With Pim’s blessing (thanks, Pim!), I shall now share my lazy interpretation of her upstanding version of pad Thai.
So, as I mentioned, I printed out her primer, studied it for hours, marked it up with a highlighter, and did some very complicated calculations that mostly involved subtraction. Things like, subtract one wok from recipe, minus I don’t have this kind of time, minus I can’t find this ingredient. This kind of math.
As an aside, I just finished reviewing the blogger code of ethics that Harrison3 made me read, and, come to find out, lying is bad. So, let me just clarify that it wasn’t so much that I misplaced my wok as I intentionally sold it at a yard sale. What can I say, I had a crappy electric stove in my apartment at the time, and the combination didn’t seem to work well. So, my wok collected dust until I decided it was taking too much valuable space away from the rest of the dust.
Now, I’m cooking with gas, and despite a nice collection of All-Clad, I felt it was very important to keep my paper-thin, non-stick T-Fals from college (priorities, people). They heat up fast and hot, and I’m not going to say they work as well as a wok, but they work well enough. (They also stack efficiently and the dust isn’t making a stink.) But, really, any crappy non-stick frying pan will do, with the emphasis being on crappy.
Another basic concept of pad Thai, besides owning a wok, is that you shouldn’t crowd said wok by trying to cook too much at a time. I can appreciate this concept. A crowded pan is like a crowded MBTA bus. Somebody peed in the back, no one’s owning up to it, so everyone just stews. Everyone’s a little hot under the collar, but no one’s really smokin’ hot, if you know what I mean. To get around this, Pim suggests sizzling up one serving at a time.
I’m not doing that. Well, what I mean to say is, someday I aspire to be patient and caring enough toward my dining companions to make their pad Thai to order. Meanwhile, my kids will be shrieking that their meal isn’t dinosaur-shaped, and then to add my own hungry, pitiful whining on top of whatever cooking-lecture-of-the-day the engineer has to offer: it’s just too much. I’m throwing it all in there at the same time. I just made a point to be extra-diligent about keeping things moving in my alterna-wok.
Which meant that I scrambled my tofu. The egg was supposed to be scrambled; the tofu was not. I fixed this problem the next time by cooking up the shrimp and tofu, setting them aside while I cooked the noodles, and then adding them back in at the end. This is starting to sound way too much like a Cook’s Illustrated article. Maybe I should insert some swears.
Another thing I learned, besides another use for tamarind, is that you should never grind your dried shrimp in a food processor. I mean, unless you happen to like the sensation of jagged shrimp shell shards in your meal. The mortar and pestle, Pim elucidated, gives you soft, fluffy shrimpiness instead of shards. And it’s true. In my previous attempts at pad Thai, I had always wondered what the Thais found so appealing about the equivalent of crushed rocks in their noodles. Turns out there is no appeal. The joke was on me.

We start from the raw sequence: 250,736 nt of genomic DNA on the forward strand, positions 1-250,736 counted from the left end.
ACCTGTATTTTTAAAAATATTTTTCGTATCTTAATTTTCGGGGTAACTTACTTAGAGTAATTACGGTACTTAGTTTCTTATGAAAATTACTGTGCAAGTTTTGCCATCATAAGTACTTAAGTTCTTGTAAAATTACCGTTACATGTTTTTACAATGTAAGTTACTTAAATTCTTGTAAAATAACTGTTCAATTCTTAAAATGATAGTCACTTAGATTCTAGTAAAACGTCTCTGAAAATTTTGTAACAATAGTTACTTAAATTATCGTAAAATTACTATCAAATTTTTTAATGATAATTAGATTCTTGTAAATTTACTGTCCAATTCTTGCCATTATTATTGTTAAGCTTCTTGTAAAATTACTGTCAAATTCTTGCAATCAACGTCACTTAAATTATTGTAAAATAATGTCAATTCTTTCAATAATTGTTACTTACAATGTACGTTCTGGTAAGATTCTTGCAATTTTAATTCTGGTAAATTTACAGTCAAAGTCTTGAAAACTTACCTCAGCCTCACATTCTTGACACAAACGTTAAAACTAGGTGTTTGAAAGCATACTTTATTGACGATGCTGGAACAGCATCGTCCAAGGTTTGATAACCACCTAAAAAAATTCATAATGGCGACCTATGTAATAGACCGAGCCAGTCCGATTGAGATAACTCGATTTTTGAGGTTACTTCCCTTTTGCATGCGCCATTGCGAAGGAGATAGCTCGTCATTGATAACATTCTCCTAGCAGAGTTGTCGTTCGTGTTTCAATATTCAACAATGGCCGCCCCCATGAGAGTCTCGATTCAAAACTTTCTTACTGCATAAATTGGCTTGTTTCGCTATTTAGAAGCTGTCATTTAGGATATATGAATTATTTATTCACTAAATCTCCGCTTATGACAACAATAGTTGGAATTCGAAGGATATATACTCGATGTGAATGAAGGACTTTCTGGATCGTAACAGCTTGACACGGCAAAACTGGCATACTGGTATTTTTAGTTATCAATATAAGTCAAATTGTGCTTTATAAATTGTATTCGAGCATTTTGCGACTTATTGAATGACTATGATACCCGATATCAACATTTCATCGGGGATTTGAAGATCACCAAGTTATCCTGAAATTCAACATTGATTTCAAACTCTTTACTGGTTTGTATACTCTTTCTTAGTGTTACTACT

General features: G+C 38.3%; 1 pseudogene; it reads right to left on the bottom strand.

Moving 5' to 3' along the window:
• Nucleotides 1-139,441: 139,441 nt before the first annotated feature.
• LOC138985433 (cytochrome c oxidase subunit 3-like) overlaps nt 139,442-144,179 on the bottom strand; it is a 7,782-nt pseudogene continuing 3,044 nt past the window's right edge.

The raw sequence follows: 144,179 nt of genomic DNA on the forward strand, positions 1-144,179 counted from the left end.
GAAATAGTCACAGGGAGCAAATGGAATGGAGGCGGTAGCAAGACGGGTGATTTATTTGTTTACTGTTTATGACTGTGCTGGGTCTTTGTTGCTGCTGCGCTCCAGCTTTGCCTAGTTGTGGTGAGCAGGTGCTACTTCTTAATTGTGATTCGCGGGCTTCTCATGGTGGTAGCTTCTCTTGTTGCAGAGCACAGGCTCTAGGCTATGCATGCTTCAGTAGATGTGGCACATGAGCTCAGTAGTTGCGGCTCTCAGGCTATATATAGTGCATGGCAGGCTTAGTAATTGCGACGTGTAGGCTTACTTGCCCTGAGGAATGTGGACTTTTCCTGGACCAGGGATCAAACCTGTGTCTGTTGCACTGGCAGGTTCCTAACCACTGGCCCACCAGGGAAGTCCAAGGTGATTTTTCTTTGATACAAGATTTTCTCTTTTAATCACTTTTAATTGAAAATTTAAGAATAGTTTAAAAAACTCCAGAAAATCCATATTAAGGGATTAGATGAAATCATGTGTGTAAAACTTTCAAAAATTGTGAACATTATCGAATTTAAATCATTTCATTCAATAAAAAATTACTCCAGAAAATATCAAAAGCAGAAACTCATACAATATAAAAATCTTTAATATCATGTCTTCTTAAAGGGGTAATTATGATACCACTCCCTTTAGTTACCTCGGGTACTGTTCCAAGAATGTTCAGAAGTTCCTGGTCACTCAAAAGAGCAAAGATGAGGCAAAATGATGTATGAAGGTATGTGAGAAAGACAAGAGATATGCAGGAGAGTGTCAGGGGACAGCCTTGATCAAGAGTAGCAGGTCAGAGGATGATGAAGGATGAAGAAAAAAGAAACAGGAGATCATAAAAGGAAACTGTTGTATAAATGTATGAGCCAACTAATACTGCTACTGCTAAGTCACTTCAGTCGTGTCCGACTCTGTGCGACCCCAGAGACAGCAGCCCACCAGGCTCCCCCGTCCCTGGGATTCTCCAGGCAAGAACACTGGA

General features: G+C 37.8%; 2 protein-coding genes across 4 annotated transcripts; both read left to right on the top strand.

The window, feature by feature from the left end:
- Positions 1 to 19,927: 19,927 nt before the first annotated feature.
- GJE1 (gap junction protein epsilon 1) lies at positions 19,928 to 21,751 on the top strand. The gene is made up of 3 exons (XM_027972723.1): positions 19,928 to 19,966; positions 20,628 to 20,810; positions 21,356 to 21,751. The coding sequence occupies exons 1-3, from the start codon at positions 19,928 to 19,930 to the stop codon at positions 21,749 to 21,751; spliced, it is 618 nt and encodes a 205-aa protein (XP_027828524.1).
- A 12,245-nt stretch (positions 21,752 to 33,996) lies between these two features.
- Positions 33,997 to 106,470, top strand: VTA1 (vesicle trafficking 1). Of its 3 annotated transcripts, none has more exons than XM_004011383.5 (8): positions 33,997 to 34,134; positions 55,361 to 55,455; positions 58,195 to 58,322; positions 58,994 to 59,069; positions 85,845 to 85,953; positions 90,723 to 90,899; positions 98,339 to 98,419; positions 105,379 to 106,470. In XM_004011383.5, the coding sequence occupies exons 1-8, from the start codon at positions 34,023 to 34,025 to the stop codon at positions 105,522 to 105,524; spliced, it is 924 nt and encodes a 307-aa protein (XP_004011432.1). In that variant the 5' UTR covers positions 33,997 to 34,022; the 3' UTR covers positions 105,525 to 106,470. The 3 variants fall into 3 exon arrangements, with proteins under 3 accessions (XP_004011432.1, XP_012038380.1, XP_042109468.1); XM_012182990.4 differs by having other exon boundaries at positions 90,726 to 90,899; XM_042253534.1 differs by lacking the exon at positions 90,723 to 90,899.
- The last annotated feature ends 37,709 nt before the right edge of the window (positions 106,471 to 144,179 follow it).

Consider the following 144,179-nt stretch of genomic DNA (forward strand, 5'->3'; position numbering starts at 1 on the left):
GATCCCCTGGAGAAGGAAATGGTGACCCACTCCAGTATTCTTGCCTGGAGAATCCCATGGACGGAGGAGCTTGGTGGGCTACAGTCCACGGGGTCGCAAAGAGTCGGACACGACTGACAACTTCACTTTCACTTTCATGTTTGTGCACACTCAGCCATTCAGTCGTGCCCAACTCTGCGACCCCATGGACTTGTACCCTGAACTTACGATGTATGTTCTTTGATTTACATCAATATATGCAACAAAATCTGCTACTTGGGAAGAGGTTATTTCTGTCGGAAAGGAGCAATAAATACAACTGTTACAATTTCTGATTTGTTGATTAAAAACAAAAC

Anyway, here it is...
Wok-less Pad Thai
8 oz. dried rice noodles
2 Tbsp. tamarind concentrate
3 Tbsp. fish sauce
3 Tbsp. sugar
1 tsp. paprika
3 Tbsp. canola oil
½ lb. large raw shrimp, peeled, deveined
½ package extra-firm tofu, cut into bit-sized pieces
1-2 garlic cloves, minced
¼ cup roasted unsalted peanuts, ground, plus extra for the table
2 Tbsp. dried shrimp, crushed in a mortar and pestle
1 cup bean sprouts, plus extra for the table
½ cup Chinese chives, cut into 2-inch pieces
In a large bowl of warm water, soak the rice noodles until pliable, but not mushy (20-30 minutes). Drain and set aside.
In a small pot over low heat, mix tamarind, fish sauce, sugar, and paprika. Heat until simmering, remove from heat, and set aside.
Heat oil in a large, nonstick frying pan over high heat until smokin’ hot. Add the tofu, half of the garlic, and 1 Tbsp. of reserved sauce, and stir-fry for a minute. Add the shrimp and cook until pink and gently coiled, and the tofu has browned. Remove to a dish, reserving the oil in the pan.
Add the rice noodles, the rest of the garlic, and the remaining sauce. Cook vigorously making sure to keep things moving to prevent noodles from clumping and sticking together. You can add more oil if necessary. When the noodles are cooked, push them all around the sides of the pan. Crack the eggs into the middle and let set for 15-30 seconds. Then mix all together. Add the peanuts, dried shrimp, and bean sprouts. Toss quickly. Then add the Chinese chives and the reserved shrimp and tofu. Gently toss to heat. Serve with extra raw bean sprouts and sprinkled peanuts.
Yummy with beer.